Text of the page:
Buying and running a bar can seem like the dream for many entrepreneurs. And, if you enjoy socialising in bars, it can seem very tempting to make it your career.
The truth about running a bar, however, is a lot more work than most would think. You will need to be prepared for late nights and to work weekends.
Despite this, though, it can also be very rewarding. And, for the right person, it can lead to success!
Create a bar business plan
When it comes to bars, there are a lot of start-ups that fail. This is why it can be a good idea to invest your money into buying a business that already has a proven track record. However, you will need to create a clear plan that will make sure that the business you buy will be a success once you take it over.
Do your research and find the type of business that fits your idea of your dream bar and has had a constant stream of customers over the years.
But keeping your bar running will depend on more than just a proven track record. Your experience and knowledge of the industry will also come into play.
The fact of the matter is, even if you hire experienced and knowledgeable staff, you will still need to be able to manage those staff.
And, although good staff can take the pressure off the types of hours that you work, in the beginning, you will need to be there from open to close. This will allow you to get a handle on the running of the business. It will also allow you to make sure that your staff are trained to run the business the way you want it run.
As the owner, it will be really important for you to meet and talk to your customers. You need to make them feel welcomed and appreciated so that they want to keep coming back.
The best way to keep everything you do on track, is to have a clear business plan before you start out. This will give you something to keep referring back to once you have purchased the business but it will also allow you to have a clear idea of what will be required of you and what kind of business you should be looking for.
You will also need a detailed business plan if you are going to get a business loan to buy your bar.
Skills needed to run a bar
Besides being a people person and have some knowledge of alcoholic beverages, it is also necessary to be good with numbers. You need to keep meticulous records of money and stock.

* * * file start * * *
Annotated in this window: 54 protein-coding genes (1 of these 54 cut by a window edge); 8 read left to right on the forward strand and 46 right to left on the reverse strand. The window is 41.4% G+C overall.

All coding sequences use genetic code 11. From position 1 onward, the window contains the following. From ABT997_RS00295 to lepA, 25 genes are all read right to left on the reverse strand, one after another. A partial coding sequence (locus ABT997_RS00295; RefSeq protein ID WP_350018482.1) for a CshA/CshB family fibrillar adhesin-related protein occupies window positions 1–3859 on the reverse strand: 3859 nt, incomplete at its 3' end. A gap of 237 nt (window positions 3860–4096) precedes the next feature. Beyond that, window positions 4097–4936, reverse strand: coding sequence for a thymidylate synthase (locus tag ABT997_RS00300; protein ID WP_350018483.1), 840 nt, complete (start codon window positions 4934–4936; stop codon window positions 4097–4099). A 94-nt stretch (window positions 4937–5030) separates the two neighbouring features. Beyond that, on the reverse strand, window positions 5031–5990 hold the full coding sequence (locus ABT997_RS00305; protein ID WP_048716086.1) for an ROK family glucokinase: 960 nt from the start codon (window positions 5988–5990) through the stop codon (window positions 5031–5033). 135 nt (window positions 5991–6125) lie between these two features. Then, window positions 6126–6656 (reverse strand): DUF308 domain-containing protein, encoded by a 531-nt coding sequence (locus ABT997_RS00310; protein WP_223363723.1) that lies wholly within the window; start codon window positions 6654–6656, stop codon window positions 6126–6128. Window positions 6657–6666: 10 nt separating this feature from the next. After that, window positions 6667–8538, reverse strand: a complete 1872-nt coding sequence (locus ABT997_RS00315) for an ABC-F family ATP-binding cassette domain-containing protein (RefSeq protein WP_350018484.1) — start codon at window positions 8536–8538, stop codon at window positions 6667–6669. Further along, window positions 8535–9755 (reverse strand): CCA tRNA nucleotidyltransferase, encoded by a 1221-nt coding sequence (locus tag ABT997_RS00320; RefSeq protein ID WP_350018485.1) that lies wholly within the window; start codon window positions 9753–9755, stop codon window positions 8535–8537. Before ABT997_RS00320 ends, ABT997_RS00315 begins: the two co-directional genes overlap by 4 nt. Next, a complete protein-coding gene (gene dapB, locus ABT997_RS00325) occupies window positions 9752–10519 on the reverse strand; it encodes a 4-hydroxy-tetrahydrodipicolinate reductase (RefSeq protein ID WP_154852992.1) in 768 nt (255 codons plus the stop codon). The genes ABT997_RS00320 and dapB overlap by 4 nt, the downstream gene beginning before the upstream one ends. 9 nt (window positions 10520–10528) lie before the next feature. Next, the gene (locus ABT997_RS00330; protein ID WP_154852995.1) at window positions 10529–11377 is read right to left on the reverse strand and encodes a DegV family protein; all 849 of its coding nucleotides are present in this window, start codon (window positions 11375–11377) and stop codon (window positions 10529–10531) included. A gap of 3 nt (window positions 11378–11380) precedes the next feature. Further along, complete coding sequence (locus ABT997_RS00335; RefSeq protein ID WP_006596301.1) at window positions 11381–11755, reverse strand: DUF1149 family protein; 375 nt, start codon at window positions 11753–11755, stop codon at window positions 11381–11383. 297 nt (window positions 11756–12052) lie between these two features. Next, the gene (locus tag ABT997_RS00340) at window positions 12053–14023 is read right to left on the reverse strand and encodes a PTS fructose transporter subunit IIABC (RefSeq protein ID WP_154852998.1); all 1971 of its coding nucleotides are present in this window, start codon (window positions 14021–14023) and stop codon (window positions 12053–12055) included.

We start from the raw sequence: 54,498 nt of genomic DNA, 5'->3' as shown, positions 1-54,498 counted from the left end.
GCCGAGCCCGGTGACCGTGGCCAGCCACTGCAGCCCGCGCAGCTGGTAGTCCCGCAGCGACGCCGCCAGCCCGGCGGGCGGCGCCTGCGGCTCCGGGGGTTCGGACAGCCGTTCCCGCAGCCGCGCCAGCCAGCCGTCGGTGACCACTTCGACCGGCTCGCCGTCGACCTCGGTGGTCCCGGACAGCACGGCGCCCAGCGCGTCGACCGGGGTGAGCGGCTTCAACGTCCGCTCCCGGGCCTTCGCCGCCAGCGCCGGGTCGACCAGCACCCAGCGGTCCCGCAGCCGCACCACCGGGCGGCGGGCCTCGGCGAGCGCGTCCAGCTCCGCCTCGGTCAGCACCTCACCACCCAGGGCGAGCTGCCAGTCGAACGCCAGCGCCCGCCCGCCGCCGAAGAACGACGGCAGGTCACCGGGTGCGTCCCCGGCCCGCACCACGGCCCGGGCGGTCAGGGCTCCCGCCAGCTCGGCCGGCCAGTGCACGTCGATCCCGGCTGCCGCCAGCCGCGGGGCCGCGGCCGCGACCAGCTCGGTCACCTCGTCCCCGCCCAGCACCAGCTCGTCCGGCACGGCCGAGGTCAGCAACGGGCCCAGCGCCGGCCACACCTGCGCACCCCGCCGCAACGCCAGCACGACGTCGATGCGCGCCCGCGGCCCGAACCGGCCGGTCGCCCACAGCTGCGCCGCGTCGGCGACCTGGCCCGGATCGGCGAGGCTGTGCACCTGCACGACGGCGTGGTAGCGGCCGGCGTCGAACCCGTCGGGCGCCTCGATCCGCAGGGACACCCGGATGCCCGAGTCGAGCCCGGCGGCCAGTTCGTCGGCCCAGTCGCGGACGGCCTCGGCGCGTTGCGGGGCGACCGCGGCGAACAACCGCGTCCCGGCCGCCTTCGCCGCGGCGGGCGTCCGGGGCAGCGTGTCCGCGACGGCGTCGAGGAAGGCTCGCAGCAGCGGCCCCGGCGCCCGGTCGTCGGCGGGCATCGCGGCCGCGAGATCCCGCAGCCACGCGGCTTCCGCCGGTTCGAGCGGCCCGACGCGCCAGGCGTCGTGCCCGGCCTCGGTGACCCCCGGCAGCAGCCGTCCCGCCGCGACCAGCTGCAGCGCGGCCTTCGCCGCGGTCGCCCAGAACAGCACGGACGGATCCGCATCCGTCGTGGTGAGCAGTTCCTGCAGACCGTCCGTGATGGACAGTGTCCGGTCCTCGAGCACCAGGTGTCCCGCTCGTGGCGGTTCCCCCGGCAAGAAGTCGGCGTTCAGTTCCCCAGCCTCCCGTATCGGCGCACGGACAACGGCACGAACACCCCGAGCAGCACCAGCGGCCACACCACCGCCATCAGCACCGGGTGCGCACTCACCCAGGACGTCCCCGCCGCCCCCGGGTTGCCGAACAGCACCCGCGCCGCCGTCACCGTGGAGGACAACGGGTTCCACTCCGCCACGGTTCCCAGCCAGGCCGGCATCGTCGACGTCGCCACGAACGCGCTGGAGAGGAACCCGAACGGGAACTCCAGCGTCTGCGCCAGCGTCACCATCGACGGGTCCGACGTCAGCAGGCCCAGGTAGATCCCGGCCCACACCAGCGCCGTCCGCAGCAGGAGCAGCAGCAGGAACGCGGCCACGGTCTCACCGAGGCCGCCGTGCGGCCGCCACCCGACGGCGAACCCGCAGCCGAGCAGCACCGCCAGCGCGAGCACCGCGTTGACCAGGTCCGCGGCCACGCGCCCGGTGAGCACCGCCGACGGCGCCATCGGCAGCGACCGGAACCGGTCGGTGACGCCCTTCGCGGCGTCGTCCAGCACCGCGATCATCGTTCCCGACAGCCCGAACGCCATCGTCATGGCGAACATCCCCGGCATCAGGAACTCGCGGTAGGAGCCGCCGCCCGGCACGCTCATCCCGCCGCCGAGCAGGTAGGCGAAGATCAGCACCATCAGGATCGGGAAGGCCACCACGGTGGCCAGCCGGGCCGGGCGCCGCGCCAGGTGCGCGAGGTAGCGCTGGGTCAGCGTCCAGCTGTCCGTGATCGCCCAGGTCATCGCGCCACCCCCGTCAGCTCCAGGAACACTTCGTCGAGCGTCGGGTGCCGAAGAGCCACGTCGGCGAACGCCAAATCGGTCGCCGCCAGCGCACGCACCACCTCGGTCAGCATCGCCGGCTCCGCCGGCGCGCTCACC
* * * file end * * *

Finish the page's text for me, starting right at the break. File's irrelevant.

If you want to be a successful bar owner, it can be very beneficial to first be a successful bar manager. Gaining experience working in a bar will help you when it comes time to open your own. Spend the time working at other bars gaining profitable bar building ideas.
Types of bars: Finding the right bar
If your dream is to open your own bar, you probably have an idea of the type of bar you want. For some, it will be a sports bar while, for others, a speciality bar focused on a particular type of alcohol might be their ideal.
In your business plan, you should have set out exactly what type of bar you are looking for. Do you want something low-key that caters more to the local neighbourhood or are you hoping to run an upmarket bar lounge business with security on the door?
Buying the right bar, however, will take more than just finding an establishment that fits your dream. You will need to do a lot of market research and due diligence to make sure that the business you buy will be able to make a profit.
You have to be realistic about the type of business that will be suited to the area that you are looking in. For example, a high concept bar will be suited to London but not to smaller towns in the UK where there simply isn’t the demand.
Evaluating the worth of the bar
Before purchasing a bar, make sure that you have carefully valued the business. Value the business according to both the physical assets and the sales revenue over a number of years.
A popular method of valuing a bar is the Multiple Discretionary Earnings method. This will allow you to factor in the financial and operational factors in the value of the bar. It will also be important to look at the market in general. Get an understanding of what other bars in the area are selling for and do a comparison.
The valuation will also need to consider whether the bar is freehold or leasehold. If it is leasehold, be sure to look at the terms of the lease when it comes to the building that your bar is in. It can ruin your business if your landlord decides to double rent after you’ve been running your bar for a few months or even years.
Get a good understanding of what state the business is in and how much you would need to spend to fix anything that is not up to standard. Will the equipment be included in the sale, what is its value and will any of need to be replaced?
If you can manage to do your research thoroughly, including your due diligence and hiring of staff, you can confidently buy the right bar.